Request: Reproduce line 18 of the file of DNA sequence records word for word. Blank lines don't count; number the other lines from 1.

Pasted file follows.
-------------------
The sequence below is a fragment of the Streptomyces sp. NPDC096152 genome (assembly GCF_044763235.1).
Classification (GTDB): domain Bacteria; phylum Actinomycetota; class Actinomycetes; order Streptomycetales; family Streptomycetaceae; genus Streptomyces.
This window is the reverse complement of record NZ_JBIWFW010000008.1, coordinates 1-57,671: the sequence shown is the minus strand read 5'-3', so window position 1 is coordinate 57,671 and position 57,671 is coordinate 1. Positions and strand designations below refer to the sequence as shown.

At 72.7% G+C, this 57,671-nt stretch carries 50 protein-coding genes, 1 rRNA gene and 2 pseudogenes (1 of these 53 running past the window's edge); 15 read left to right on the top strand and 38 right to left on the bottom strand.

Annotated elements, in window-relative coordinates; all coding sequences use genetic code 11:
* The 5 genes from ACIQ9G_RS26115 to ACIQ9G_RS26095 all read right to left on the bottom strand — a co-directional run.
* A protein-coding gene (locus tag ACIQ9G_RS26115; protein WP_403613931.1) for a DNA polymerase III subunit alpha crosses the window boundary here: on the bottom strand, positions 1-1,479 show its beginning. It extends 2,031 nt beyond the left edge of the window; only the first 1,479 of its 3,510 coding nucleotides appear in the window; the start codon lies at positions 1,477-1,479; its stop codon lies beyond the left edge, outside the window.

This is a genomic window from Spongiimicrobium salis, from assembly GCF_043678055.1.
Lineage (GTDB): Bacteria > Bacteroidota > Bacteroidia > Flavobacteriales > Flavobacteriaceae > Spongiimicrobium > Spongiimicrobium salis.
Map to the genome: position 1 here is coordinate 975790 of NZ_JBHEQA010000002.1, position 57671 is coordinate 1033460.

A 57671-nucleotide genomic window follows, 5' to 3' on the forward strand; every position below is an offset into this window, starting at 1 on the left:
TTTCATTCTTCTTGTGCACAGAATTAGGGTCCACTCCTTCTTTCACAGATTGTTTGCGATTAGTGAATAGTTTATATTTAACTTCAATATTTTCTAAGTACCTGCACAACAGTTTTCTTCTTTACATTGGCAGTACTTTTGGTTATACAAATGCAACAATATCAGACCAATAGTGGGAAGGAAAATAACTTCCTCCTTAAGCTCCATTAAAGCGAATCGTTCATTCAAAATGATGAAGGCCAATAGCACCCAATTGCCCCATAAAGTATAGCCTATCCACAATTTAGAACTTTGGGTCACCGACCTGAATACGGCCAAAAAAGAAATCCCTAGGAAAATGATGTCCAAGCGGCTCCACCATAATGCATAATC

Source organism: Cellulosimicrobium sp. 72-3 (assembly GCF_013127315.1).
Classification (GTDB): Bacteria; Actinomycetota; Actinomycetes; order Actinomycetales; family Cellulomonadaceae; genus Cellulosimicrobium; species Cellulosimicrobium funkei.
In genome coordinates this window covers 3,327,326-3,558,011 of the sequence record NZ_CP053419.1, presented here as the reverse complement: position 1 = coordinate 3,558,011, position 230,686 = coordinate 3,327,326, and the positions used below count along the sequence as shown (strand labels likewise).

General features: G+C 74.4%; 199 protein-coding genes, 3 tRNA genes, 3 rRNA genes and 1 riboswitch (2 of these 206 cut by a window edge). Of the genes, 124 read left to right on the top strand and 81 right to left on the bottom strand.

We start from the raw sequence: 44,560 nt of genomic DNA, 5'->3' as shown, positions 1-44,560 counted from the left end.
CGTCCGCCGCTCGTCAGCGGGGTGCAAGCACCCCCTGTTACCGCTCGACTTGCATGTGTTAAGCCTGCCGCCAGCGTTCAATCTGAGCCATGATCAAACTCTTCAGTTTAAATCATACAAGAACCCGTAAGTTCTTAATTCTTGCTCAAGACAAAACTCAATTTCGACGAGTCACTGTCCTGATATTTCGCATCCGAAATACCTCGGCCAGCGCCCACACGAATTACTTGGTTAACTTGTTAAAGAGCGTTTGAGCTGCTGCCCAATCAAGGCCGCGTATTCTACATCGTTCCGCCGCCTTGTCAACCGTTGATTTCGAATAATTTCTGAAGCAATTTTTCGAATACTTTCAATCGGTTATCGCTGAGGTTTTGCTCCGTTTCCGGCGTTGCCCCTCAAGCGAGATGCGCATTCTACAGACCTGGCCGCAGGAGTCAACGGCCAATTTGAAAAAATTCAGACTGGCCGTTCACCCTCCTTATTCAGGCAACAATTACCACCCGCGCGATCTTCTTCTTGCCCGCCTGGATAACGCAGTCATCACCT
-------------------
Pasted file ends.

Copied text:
CGTCCGCCGCTCGTCAGCGGGGTGCAAGCACCCCCTGTTACCGCTCGACTTGCATGTGTTAAGCCTGCCGCCAGCGTTCAATCTGAGCCATGATCAAACTCTTCAGTTTAAATCATACAAGAACCCGTAAGTTCTTAATTCTTGCTCAAGACAAAACTCAATTTCGACGAGTCACTGTCCTGATATTTCGCATCCGAAATACCTCGGCCAGCGCCCACACGAATTACTTGGTTAACTTGTTAAAGAGCGTTTGAGCTGCTGCCCAATCAAGGCCGCGTATTCTACATCGTTCCGCCGCCTTGTCAACCGTTGATTTCGAATAATTTCTGAAGCAATTTTTCGAATACTTTCAATCGGTTATCGCTGAGGTTTTGCTCCGTTTCCGGCGTTGCCCCTCAAGCGAGATGCGCATTCTACAGACCTGGCCGCAGGAGTCAACGGCCAATTTGAAAAAATTCAGACTGGCCGTTCACCCTCCTTATTCAGGCAACAATTACCACCCGCGCGATCTTCTTCTTGCCCGCCTGGATAACGCAGTCATCACCT